The American College of Medical Genetics and Genomics (ACMG) has announced the release of a new clinical practice resource that will help guide the treatment of patients with hearing loss: “Clinical Assessment and Etiological Diagnosis of Hearing Loss: A Resource of Clinical Practice from the American College of Medical Genetics and Genomics.
According to the ACMG announcement, the clinical practice resource offers information on the frequency, causes and presentations of hearing loss, and suggests approaches for the clinical and genetic evaluation of people who are deaf and hard of hearing aimed at identifying etiological diagnosis and to provide information and effective patient education and genetic counselling.
Two to three in every 1,000 children born in the United States are deaf or have hearing loss (HL) severe enough to affect speech and language development. Early intervention has been shown to be effective in facilitating speech and language development. As a result, Newborn Hearing Screening (NBHS), which began in 2001, is now mandatory across the United States. However, not all childhood HL is present at birth, and hearing screening is recommended throughout childhood and adolescence to identify children with late-onset HL and allow for early intervention. .
The prevalence of HL increases with age, with 40-50% of the population having HL by the age of 75. The contribution of genetic causes to adult LH cases is less clear. However, it is evident that a significant proportion of adult HL is probably caused or strongly influenced by genetic factors.
In 2014, the ACMG published a practice guideline for the clinical evaluation and etiologic diagnosis of HL. This document aimed to provide information on the frequency, causes, and clinical presentations of HL, to suggest approaches for clinical assessment, to provide methods for etiological diagnosis, and to emphasize the importance of informative and effective education. patients and genetic counselling.
The ACMG Professional Practice and Guidelines Committee reviewed the clinical practice resource document and solicited comments from the original authors. The committee believes that the original guideline still represents current clinical practice in general; However, the emergence of next-generation sequencing (NGS) technologies and associated bioinformatics tools has led to a rapid expansion of our knowledge of the genetic etiology of HL. Therefore, instead of adding an addendum to the original document, a working group was formed to update the guideline into a clinical practice resource that reflects current knowledge, particularly in the areas of genetic testing, the gene-disease relationship and the curation of LH-specific variants. .
Lead author Marilyn M. Li, MD, FACMG said, “This clinical practice resource integrated current knowledge into clinical practice and proposed a new diagnostic algorithm to provide early detection and intervention for people who are deaf. and hard of hearing to maximize language. development and quality of life. Healthcare providers should pay attention to the performance characteristics of LH tests when selecting a test for LH, including test design, genomic regions covered, technologies used, analytical sensitivity, and test limits. As knowledge of the genetic etiology of all childhood diseases, including HL, improves, genetic testing is likely to be part of more comprehensive universal newborn screening in the near future.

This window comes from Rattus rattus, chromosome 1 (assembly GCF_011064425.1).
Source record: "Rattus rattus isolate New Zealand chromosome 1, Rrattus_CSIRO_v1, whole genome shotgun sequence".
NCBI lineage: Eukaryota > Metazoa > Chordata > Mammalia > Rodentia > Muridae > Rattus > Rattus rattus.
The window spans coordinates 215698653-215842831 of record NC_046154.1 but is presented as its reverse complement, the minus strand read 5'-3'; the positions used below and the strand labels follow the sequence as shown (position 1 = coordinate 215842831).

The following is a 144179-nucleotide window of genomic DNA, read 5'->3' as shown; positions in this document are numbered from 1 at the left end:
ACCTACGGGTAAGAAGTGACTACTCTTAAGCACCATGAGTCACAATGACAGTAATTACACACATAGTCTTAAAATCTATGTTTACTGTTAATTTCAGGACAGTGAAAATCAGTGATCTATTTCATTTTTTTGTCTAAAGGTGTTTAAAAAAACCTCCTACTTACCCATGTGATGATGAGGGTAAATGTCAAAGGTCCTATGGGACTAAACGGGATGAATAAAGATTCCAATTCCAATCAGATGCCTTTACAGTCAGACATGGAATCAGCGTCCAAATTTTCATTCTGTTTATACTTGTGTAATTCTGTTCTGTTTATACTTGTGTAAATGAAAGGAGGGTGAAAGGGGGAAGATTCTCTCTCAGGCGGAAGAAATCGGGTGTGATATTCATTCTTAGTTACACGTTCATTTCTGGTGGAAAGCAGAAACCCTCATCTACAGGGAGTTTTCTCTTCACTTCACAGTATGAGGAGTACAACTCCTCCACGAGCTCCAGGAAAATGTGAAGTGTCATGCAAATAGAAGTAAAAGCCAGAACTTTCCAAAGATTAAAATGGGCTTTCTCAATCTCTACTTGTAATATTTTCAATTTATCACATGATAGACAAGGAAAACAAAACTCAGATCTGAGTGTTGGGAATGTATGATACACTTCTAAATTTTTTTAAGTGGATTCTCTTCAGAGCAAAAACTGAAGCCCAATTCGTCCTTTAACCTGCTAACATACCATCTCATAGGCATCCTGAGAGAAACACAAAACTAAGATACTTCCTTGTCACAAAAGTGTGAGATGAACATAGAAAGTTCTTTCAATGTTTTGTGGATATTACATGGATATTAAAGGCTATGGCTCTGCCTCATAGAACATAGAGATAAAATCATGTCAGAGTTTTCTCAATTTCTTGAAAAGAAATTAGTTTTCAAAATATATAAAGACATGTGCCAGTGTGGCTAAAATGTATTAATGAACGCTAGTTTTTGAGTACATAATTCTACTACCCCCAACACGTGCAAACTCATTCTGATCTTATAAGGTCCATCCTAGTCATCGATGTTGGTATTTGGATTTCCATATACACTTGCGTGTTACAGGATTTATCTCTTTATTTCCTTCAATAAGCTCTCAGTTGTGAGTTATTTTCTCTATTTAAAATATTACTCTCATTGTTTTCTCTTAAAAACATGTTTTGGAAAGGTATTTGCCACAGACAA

Key recommendations include:
- All neonates and infants with confirmed HL should undergo a comprehensive evaluation during which a patient-oriented medical and obstetrical history, as well as a three-generation pedigree and family medical history are obtained, and a physical examination focusing on dysmorphic physical findings is performed. Evaluation of children and young adults with HL should follow a similar approach. Evaluation of deaf or hard of hearing adults should be individualized based on age of onset and other characteristics of HL.
- For people whose results suggest a syndromic genetic etiology for their HL, pre-test genetic counseling should be provided and, with informed consent from the patient or caregiver, genetic testing should be ordered to confirm the diagnosis.
- For people without physical signs suggestive of a known syndrome, a multi-level diagnostic approach should be implemented.
- Referral to a multidisciplinary care center, when available, is recommended. A team approach that includes otolaryngologists, clinical geneticists, genetic counsellors, audiologists, speech and language specialists, early hearing intervention and family support specialists, and d other appropriate specialists offers the optimal opportunity to provide ongoing management and support to people who are deaf and hard of hearing. individuals as their needs change over time.
- For cases where genetic evaluation has failed to identify an underlying cause, periodic follow-up care every three years with a geneticist may be appropriate.
Early detection of HL in newborns is essential for intervention and promotion of language development. Although current physiological NBHS has significantly improved outcomes for neonates with LH, it may miss mild congenital LH, late-onset infantile LH, risk factors for aminoglycoside-induced LH and auditory neuropathy, leading to potentially preventable adverse outcomes. Currently, the considerable cost of sequencing and the complexity of interpreting the results are the main obstacles to universal genetic screening. As sequencing costs decline and knowledge of the genes and variants associated with all childhood diseases, including HL, improves, genetic testing is likely to become part of more comprehensive universal newborn screening. in a close future. This will certainly result in early audiological and etiological detection of LH with its many benefits to be realized.